The Tptp Problem Library And Associated Infrastructure
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The TPTP Problem Library and Associated Infrastructure: A Comprehensive Resource for Automated Theorem Proving
The TPTP problem library is the de facto standard set of test problems for classical logic Automated Theorem Proving (ATP) systems. It provides a comprehensive collection of problems in various formats, such as Clause Normal Form (CNF), First-Order Form (FOF), Typed First-order Form (TFF), and Typed Higher-order Form (THF). The TPTP problem library is supported by a rich infrastructure of standards, tools, and linked projects, collectively known as the "TPTP world".
In this article, we will give an overview of the TPTP problem library and associated infrastructure, focusing on its history, structure, contents, and applications. We will also highlight some of the challenges and opportunities for future development and research in this area.
History and Development of the TPTP Problem Library
The TPTP problem library was initiated in 1993 by Geoff Sutcliffe as a way to provide a common basis for meaningful empirical evaluation of classical logic ATP systems. The first release of the TPTP contained 750 problems in CNF format, mostly collected from existing sources such as the CADE ATP System Competition (CASC) and the LTB Library for Automated Deduction. Since then, the TPTP has grown steadily in size and scope, incorporating new problems from various domains and sources, as well as new formats and features to accommodate different types of logic and reasoning.
The current version of the TPTP is v8.4.0, released in December 2020. It contains 43,538 problems in 11 different formats: CNF, FOF, TFF0 (monomorphic typed first-order), TFF1 (polymorphic typed first-order), THF0 (monomorphic typed higher-order), THF1 (polymorphic typed higher-order), TF0 (monomorphic typed first-order with arithmetic), TF1 (polymorphic typed first-order with arithmetic), TH0 (monomorphic typed higher-order with arithmetic), TH1 (polymorphic typed higher-order with arithmetic), and PCNF (polynomial CNF). The problems are organized into 56 domains, ranging from abstract algebra to verification.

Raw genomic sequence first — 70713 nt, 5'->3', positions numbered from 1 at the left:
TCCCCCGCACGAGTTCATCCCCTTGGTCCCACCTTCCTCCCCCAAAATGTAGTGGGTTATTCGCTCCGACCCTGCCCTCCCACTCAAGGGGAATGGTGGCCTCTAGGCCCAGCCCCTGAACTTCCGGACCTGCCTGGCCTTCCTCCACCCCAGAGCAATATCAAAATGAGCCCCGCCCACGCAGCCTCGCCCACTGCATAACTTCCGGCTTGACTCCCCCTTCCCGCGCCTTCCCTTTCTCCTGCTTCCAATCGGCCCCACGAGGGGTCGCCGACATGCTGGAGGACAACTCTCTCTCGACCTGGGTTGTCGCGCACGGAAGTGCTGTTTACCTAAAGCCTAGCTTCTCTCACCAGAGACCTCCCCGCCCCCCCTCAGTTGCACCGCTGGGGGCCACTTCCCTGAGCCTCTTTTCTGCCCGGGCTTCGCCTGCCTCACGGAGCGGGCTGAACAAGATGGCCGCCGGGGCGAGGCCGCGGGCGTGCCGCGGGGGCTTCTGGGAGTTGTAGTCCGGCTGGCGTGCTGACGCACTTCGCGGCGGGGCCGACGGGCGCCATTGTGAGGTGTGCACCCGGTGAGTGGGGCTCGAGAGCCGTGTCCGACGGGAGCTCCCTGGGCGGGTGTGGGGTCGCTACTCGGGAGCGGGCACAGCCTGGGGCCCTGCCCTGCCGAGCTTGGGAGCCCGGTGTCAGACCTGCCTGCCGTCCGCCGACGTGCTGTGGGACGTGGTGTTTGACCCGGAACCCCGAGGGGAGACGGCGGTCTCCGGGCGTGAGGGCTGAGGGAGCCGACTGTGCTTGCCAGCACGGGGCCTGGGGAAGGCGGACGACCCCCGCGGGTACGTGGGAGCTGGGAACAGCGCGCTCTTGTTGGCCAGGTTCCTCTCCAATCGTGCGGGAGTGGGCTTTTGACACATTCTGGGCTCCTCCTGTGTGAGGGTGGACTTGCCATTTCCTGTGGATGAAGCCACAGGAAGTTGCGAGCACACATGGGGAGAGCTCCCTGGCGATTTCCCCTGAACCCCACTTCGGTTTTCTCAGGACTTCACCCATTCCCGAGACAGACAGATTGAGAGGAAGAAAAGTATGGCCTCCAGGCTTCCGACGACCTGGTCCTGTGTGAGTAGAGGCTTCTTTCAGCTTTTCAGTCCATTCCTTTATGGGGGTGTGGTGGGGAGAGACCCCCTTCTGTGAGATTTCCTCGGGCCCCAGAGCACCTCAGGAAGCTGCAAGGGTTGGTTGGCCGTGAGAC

The TPTP problem library is managed in the manner of a software product, with fixed releases identified by a release number in the form vVersion.Edition.Patch. The Version enumerates major new releases of the TPTP in which important new features have been added. The Edition is incremented each time new problems are added to the current version. The Patch level is incremented each time errors found in the current edition are corrected. The TPTP web site http://www.tptp.org provides access to all components of the TPTP world, including the TPTP problem library download package, a quick-guide introduction and detailed documentation for the TPTP, online browsing of the TPTP problems and their solutions, an interface for running ATP systems on problems and post-processing the solutions, and links to a range of related projects.
Structure and Contents of the TPTP Problems
A TPTP problem is a text file that contains one or more logical formulas that represent a conjecture to be proved or a set of axioms to be used for proving. Each problem has a unique name that consists of three letters indicating the domain, followed by three digits indicating the number within the domain. For example, ALG001 is the first problem in the abstract algebra domain. Each problem also has a status that indicates whether it is satisfiable or unsatisfiable (for CNF problems), or whether it has a proof or a countermodel (for FOF and higher-order problems).
A TPTP problem file consists of four sections: language, formula selection directives, include directives, and formulas. The language section specifies the format of the problem, such as CNF or THF1. The formula selection directives indicate which formulas are relevant for proving or refuting the conjecture. The include directives allow a problem to import formulas from other problems or from standard libraries. The formulas section contains the actual logical formulas that make up the problem.
A logical formula in the TPTP has a name aa16f39245